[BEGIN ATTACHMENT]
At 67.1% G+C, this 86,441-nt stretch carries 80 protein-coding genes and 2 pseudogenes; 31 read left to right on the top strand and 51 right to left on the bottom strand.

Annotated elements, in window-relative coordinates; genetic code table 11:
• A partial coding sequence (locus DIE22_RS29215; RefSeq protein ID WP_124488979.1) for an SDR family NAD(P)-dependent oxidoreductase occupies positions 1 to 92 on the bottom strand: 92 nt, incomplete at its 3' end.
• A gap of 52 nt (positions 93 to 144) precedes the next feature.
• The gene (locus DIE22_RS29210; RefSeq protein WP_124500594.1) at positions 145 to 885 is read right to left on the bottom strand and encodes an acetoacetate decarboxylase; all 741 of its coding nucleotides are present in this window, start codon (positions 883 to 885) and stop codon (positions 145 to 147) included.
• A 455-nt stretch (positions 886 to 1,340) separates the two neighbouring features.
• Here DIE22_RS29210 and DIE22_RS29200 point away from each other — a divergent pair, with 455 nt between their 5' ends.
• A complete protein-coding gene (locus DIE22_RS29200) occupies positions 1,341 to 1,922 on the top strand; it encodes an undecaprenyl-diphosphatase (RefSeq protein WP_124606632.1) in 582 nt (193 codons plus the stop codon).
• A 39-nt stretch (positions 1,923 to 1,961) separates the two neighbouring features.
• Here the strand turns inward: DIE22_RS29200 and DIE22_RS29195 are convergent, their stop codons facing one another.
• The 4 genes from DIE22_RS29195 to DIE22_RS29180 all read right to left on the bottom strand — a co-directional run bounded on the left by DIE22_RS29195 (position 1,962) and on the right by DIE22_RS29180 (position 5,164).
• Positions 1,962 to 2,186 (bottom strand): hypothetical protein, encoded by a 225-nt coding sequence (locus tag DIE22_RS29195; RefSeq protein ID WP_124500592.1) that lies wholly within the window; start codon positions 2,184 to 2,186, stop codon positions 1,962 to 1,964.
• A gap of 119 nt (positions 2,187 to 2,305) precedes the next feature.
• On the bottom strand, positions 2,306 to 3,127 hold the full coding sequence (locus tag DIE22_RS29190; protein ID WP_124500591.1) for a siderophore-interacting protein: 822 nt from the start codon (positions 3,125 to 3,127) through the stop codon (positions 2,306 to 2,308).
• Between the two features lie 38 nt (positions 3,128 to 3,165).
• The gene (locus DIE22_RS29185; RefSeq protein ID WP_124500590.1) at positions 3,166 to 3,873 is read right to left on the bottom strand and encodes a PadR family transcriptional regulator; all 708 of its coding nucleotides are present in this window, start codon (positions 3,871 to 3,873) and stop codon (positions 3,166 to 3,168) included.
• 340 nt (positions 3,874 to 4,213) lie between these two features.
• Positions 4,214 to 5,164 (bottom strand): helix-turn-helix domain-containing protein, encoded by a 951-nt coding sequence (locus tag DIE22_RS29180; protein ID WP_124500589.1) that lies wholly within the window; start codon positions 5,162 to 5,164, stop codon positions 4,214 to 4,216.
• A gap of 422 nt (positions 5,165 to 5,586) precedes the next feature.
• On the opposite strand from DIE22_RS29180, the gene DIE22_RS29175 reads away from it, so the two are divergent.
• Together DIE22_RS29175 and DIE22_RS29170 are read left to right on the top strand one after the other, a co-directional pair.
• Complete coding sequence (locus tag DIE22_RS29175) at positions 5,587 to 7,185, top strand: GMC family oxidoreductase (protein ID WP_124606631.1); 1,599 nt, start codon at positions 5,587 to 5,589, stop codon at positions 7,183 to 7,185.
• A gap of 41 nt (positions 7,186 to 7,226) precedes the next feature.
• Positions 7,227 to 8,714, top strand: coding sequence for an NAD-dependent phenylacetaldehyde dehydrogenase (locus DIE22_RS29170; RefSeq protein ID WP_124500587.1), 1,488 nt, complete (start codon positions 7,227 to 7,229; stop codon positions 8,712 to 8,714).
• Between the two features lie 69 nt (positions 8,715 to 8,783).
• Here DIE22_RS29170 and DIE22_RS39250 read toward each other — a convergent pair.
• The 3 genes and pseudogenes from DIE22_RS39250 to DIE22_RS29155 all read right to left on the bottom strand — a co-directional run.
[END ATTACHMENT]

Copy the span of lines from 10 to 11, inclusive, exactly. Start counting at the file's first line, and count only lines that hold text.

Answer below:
• Here the strand turns inward: DIE22_RS29200 and DIE22_RS29195 are convergent, their stop codons facing one another.
• The 4 genes from DIE22_RS29195 to DIE22_RS29180 all read right to left on the bottom strand — a co-directional run bounded on the left by DIE22_RS29195 (position 1,962) and on the right by DIE22_RS29180 (position 5,164).